Wendyl Nissen: Coke – the new cigarettes
OPINION: There is nothing quite like a Coke when you are hungover.
There, I've said it. It's out there and you now know that someone who is known for her clean eating and avoidance of chemicals and sugar in anything she eats lets herself down occasionally - about once a month when the day after the night before is a little dusty.
But it has to be Coke. Not Diet Coke or Coke Zero or the newest addition to the sugar-free Coke range – Coke No Sugar. You need the real thing. The sugar, the caffeine, the flavour.
But this latest attempt by the soft drink giant to replicate the real thing with artificial sweeteners proves to us that Coke is the new cigarette.
- Coke No Sugar uses aspartame - so is it safe?
- Coca-Cola unveils new sugar-free product it promises tastes just like original
As the tide turned against smoking we saw the attempts by the tobacco industry to generate studies which disproved smoking was bad for you. Ditto Coke.
Then they produced "mild" and "extra mild" versions of the cigarettes in an attempt to keep the tobacco being sold but in a supposedly less harmful version. Ditto Coke.
Governments began adding tax to tobacco sales in an attempt to reduce consumption. Ditto Coke in the UK where they have introduced a sugar tax - although this has not yet happened in New Zealand.
Low-sugar versions produced by Coke, like mild cigarettes, just don't give you the same hit.
But at least it shows that they are finally taking the sugar crisis - which is killing millions of people through diabetes, obesity and heart disease - seriously.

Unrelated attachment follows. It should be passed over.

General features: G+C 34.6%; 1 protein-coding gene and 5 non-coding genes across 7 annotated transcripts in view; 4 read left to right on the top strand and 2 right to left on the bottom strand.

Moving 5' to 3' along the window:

Although not completely, as this quote from their website proves: "The fact is, we completely agree that too much sugar isn't good for anyone but we also know that cane sugar can be part of a healthy diet when it's consumed in the right amount."
I don't think many health experts would agree with "sugar" being put in the same sentence as "healthy diet."
In the late 70s when I started work as a journalist you would walk into the newsroom beneath a cloud of smoke, which hovered above our typewriters as we worked. Most journalists had a fag hanging out of the side of their mouth as they typed away, some of them sipping Coke.
Now our workspaces are clean of smoke and in not too many years they will be clear of Coke as it continues to go the way of cigarettes as no longer being cool or acceptable.
As I sip on my once-a-month hangover cure I fully expect my family to walk past waving their hands in the air in front of them and saying "For God's sake that is so disgusting".
Wendyl Nissen is an experienced magazine and television journalist, and will host RadioLIVE's Afternoon Talk, weekdays from midday until 3pm, from Monday June 26.